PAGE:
There are 310,554,258 people in the United States; the combined total of all of the money spent for these elections is far more than that. The money could have gone to more productive things, like helping people pay their mortgages, donating it to cancer research, or repairing roads and bridges. Or they could have given everyone in the U.S. $5 apiece and saved us all from the constant barrage of campaign crap.

Monday, August 16, 2010


I spent this past weekend preparing myself for letting Grey go. He spent the weekend sleeping, eating a little here and there, and occasionally sitting in my lap, purring. It’s clear that he is uncomfortable and feels unwell; his beautiful sea-green eyes are distant and he sits facing the wall, as if he is waiting for something. Today I will take him to the vet for the last time.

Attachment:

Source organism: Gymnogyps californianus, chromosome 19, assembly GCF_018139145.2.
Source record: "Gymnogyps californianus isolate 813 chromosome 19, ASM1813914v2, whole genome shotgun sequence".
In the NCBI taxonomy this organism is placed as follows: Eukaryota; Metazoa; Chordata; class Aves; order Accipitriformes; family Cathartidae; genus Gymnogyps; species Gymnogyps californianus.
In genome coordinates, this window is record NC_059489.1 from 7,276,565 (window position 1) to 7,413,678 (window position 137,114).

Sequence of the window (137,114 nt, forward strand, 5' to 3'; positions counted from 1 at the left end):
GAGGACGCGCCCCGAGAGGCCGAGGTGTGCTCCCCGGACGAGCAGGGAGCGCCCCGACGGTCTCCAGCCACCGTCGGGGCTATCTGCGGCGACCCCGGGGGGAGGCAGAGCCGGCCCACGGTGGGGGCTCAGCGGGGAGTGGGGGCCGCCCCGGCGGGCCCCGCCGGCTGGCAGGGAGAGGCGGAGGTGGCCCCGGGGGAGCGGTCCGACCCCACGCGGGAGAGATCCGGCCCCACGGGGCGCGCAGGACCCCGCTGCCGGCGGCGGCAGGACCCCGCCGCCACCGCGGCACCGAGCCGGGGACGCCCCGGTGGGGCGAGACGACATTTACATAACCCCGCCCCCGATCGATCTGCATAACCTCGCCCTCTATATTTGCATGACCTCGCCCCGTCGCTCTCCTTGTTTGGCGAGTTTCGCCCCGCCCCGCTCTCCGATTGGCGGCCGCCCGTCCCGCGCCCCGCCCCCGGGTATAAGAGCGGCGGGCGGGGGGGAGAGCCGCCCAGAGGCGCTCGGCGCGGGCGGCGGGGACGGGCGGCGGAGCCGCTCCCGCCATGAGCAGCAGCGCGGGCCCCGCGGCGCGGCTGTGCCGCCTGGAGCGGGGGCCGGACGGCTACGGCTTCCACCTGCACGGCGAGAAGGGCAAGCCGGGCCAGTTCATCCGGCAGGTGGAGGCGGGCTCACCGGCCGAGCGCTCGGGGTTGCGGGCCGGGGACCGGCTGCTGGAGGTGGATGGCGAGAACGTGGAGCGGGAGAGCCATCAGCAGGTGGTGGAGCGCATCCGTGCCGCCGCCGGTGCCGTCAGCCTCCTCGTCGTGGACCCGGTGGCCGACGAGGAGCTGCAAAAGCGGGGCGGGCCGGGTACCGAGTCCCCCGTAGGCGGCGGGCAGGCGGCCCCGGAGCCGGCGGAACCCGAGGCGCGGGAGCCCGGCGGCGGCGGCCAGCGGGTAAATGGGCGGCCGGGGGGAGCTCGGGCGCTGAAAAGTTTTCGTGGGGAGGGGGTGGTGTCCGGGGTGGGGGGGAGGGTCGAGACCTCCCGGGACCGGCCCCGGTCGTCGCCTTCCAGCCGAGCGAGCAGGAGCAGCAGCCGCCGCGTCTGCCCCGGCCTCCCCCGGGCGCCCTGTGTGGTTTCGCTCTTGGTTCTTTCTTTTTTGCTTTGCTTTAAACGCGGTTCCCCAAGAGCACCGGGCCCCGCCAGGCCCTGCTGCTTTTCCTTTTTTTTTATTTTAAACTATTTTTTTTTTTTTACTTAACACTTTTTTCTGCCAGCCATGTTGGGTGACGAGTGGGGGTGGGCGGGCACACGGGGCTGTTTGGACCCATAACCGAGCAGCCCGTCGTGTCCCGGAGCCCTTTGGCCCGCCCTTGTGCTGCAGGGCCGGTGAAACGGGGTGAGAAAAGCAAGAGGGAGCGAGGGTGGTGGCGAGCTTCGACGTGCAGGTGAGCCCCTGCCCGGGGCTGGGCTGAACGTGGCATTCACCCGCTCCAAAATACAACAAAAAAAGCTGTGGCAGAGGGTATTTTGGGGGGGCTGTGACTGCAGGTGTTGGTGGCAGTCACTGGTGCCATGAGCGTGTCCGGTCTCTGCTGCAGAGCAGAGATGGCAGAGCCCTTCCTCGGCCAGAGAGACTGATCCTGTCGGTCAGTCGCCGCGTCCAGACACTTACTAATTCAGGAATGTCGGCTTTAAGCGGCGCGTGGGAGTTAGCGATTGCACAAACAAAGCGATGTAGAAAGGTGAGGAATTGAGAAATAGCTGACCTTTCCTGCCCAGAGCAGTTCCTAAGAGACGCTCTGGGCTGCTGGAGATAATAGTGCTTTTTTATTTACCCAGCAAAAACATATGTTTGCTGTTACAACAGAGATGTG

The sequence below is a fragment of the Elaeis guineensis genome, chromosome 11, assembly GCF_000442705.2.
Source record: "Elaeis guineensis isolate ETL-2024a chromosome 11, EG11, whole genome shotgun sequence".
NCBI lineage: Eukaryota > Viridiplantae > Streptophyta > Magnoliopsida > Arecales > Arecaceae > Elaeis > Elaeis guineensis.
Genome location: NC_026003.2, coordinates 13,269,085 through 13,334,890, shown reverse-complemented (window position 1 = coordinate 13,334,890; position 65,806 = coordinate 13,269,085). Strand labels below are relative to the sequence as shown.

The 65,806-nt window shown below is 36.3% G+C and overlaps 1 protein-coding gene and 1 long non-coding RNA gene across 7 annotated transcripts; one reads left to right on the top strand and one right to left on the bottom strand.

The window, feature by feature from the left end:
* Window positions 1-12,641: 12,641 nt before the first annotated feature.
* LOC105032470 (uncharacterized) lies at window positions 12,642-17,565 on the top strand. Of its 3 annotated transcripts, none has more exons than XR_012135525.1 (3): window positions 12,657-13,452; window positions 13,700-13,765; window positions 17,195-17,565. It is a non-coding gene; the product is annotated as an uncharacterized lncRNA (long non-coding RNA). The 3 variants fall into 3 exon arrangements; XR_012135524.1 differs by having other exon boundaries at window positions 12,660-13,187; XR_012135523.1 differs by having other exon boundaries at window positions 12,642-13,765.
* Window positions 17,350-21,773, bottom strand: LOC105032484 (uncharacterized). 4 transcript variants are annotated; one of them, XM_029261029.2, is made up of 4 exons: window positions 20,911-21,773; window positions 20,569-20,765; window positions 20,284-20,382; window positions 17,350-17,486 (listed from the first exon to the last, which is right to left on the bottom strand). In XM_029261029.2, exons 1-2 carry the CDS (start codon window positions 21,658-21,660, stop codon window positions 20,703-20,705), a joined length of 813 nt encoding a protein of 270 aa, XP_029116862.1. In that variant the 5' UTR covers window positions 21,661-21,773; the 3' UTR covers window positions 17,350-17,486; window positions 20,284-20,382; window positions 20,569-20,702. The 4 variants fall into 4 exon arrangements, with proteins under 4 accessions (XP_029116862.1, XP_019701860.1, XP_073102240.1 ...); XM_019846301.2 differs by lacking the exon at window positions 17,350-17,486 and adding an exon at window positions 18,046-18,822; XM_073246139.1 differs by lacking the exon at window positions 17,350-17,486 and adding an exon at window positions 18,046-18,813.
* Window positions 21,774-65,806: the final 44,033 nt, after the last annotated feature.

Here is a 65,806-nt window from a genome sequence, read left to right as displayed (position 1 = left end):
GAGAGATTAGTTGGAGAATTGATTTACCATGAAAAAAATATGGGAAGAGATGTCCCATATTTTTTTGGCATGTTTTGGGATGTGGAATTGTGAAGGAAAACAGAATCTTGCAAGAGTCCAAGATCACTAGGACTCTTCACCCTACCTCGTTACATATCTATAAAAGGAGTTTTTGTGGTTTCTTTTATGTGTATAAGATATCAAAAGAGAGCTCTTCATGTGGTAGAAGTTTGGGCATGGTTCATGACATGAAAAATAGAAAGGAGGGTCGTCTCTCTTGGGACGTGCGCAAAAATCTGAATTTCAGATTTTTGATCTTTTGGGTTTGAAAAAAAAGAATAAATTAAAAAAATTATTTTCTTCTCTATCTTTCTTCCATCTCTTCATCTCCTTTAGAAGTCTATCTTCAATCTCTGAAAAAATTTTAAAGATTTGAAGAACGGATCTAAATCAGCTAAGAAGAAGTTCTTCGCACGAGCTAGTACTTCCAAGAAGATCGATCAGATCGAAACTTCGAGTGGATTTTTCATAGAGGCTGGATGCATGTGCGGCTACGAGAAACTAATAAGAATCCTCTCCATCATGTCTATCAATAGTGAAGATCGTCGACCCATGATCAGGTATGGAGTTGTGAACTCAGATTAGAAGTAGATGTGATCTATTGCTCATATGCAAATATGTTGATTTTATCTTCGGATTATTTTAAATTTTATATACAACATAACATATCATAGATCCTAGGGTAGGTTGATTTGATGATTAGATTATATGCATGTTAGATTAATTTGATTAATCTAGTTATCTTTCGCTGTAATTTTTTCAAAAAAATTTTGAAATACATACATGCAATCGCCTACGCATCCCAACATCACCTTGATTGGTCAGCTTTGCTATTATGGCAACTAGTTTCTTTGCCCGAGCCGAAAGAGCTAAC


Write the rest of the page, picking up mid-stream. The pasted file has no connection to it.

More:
It’s sad to lose him, but sadder still to watch him suffer. So, I will be there with him at the end, with many tears but also with love and gratitude for all that he brought to my life.

Grey is, above all, a persistent cuss. He has always been a good communicator, and generally got his way, demanding food and attention, insisting on sitting in my lap while I was working, and deciding when it was time for me to stop working and come to bed. When he thought it was time for breakfast, he’d walk back and forth on me as I slept, and then would stick his face right into mine, tickling me with his whiskers until I got up.